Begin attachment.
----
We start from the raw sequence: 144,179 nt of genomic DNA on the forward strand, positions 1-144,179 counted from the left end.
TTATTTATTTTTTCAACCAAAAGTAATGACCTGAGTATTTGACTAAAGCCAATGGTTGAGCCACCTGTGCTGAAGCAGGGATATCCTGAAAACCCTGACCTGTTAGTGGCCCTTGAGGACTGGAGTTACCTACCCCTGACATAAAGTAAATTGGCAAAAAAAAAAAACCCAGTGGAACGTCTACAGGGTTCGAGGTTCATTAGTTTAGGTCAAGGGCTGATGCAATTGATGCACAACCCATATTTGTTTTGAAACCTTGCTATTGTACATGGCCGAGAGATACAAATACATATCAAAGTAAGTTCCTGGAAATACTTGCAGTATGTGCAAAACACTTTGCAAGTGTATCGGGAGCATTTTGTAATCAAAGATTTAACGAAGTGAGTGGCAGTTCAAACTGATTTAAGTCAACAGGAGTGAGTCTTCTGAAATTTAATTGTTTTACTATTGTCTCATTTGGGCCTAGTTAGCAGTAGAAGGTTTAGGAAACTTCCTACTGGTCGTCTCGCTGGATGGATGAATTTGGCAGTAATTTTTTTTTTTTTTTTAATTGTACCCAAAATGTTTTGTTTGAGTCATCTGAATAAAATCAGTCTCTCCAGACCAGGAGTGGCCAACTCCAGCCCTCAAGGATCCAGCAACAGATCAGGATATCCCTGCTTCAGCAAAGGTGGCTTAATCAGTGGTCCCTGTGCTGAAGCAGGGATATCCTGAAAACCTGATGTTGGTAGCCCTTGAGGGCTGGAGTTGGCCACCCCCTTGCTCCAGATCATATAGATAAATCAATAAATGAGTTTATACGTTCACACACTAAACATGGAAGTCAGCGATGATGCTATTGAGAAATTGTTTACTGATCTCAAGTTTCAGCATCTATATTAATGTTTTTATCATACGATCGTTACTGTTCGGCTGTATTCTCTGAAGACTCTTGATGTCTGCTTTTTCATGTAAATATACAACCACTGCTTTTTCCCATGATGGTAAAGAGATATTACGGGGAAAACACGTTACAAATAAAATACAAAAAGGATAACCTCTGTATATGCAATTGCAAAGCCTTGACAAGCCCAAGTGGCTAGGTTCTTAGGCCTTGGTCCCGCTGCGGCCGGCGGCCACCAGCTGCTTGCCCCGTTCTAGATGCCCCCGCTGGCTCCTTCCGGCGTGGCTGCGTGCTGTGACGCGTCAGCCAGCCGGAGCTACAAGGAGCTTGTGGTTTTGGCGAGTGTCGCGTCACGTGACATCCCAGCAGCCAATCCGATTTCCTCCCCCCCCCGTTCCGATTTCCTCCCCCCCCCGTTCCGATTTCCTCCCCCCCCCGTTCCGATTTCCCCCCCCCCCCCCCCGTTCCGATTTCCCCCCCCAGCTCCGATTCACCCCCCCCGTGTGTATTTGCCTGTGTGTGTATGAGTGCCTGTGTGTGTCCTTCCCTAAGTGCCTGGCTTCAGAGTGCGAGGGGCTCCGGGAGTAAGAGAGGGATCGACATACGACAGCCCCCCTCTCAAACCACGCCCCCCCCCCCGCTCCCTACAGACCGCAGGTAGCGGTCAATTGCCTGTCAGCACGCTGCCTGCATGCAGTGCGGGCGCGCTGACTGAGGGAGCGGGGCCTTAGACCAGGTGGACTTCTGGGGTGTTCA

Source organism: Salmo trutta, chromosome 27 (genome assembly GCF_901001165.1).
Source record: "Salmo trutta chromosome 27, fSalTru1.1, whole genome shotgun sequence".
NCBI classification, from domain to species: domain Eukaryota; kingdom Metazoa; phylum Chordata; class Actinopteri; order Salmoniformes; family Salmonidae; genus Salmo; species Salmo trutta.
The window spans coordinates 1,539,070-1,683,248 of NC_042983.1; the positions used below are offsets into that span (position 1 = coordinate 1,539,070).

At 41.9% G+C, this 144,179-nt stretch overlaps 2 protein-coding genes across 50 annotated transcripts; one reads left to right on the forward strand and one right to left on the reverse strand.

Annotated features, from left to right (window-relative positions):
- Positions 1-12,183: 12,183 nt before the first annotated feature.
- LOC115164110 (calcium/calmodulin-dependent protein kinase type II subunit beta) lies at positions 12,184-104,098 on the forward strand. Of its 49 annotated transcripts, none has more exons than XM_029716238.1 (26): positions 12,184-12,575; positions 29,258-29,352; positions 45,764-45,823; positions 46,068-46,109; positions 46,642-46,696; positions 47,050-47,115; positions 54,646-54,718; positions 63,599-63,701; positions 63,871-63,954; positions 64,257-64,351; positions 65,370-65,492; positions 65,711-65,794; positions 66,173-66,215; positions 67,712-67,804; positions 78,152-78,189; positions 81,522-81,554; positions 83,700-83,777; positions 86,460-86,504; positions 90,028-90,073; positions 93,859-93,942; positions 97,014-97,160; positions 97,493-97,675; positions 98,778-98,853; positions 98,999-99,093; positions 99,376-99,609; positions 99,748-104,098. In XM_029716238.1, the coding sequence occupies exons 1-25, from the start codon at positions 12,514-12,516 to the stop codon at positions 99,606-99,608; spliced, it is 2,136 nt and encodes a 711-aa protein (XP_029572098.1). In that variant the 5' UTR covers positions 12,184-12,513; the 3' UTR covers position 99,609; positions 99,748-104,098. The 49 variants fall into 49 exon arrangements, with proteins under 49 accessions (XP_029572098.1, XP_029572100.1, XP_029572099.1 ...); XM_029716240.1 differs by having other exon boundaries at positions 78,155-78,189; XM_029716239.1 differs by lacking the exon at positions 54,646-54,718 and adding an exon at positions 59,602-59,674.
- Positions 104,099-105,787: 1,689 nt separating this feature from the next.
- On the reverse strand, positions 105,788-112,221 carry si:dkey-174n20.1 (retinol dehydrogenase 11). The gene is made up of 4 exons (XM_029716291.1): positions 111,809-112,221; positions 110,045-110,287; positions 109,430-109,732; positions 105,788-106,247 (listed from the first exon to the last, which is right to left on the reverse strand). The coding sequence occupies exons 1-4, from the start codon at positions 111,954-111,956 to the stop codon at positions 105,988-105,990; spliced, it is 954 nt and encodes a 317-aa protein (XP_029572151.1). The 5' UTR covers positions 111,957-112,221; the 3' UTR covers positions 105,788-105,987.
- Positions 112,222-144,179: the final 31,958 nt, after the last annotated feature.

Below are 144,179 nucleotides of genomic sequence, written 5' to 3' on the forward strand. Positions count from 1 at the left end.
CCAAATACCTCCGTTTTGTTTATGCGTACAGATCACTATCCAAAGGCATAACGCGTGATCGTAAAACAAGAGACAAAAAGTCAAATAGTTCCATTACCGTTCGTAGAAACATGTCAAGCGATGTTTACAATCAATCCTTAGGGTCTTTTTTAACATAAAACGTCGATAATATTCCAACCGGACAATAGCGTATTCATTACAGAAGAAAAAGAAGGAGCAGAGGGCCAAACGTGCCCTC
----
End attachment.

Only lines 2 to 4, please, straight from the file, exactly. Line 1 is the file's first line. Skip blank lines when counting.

TTATTTATTTTTTCAACCAAAAGTAATGACCTGAGTATTTGACTAAAGCCAATGGTTGAGCCACCTGTGCTGAAGCAGGGATATCCTGAAAACCCTGACCTGTTAGTGGCCCTTGAGGACTGGAGTTACCTACCCCTGACATAAAGTAAATTGGCAAAAAAAAAAAACCCAGTGGAACGTCTACAGGGTTCGAGGTTCATTAGTTTAGGTCAAGGGCTGATGCAATTGATGCACAACCCATATTTGTTTTGAAACCTTGCTATTGTACATGGCCGAGAGATACAAATACATATCAAAGTAAGTTCCTGGAAATACTTGCAGTATGTGCAAAACACTTTGCAAGTGTATCGGGAGCATTTTGTAATCAAAGATTTAACGAAGTGAGTGGCAGTTCAAACTGATTTAAGTCAACAGGAGTGAGTCTTCTGAAATTTAATTGTTTTACTATTGTCTCATTTGGGCCTAGTTAGCAGTAGAAGGTTTAGGAAACTTCCTACTGGTCGTCTCGCTGGATGGATGAATTTGGCAGTAATTTTTTTTTTTTTTTTAATTGTACCCAAAATGTTTTGTTTGAGTCATCTGAATAAAATCAGTCTCTCCAGACCAGGAGTGGCCAACTCCAGCCCTCAAGGATCCAGCAACAGATCAGGATATCCCTGCTTCAGCAAAGGTGGCTTAATCAGTGGTCCCTGTGCTGAAGCAGGGATATCCTGAAAACCTGATGTTGGTAGCCCTTGAGGGCTGGAGTTGGCCACCCCCTTGCTCCAGATCATATAGATAAATCAATAAATGAGTTTATACGTTCACACACTAAACATGGAAGTCAGCGATGATGCTATTGAGAAATTGTTTACTGATCTCAAGTTTCAGCATCTATATTAATGTTTTTATCATACGATCGTTACTGTTCGGCTGTATTCTCTGAAGACTCTTGATGTCTGCTTTTTCATGTAAATATACAACCACTGCTTTTTCCCATGATGGTAAAGAGATATTACGGGGAAAACACGTTACAAATAAAATACAAAAAGGATAACCTCTGTATATGCAATTGCAAAGCCTTGACAAGCCCAAGTGGCTAGGTTCTTAGGCCTTGGTCCCGCTGCGGCCGGCGGCCACCAGCTGCTTGCCCCGTTCTAGATGCCCCCGCTGGCTCCTTCCGGCGTGGCTGCGTGCTGTGACGCGTCAGCCAGCCGGAGCTACAAGGAGCTTGTGGTTTTGGCGAGTGTCGCGTCACGTGACATCCCAGCAGCCAATCCGATTTCCTCCCCCCCCCGTTCCGATTTCCTCCCCCCCCCGTTCCGATTTCCTCCCCCCCCCGTTCCGATTTCCCCCCCCCCCCCCCCGTTCCGATTTCCCCCCCCAGCTCCGATTCACCCCCCCCGTGTGTATTTGCCTGTGTGTGTATGAGTGCCTGTGTGTGTCCTTCCCTAAGTGCCTGGCTTCAGAGTGCGAGGGGCTCCGGGAGTAAGAGAGGGATCGACATACGACAGCCCCCCTCTCAAACCACGCCCCCCCCCCCGCTCCCTACAGACCGCAGGTAGCGGTCAATTGCCTGTCAGCACGCTGCCTGCATGCAGTGCGGGCGCGCTGACTGAGGGAGCGGGGCCTTAGACCAGGTGGACTTCTGGGGTGTTCA

Source organism: Salmo trutta, chromosome 27 (genome assembly GCF_901001165.1).
Source record: "Salmo trutta chromosome 27, fSalTru1.1, whole genome shotgun sequence".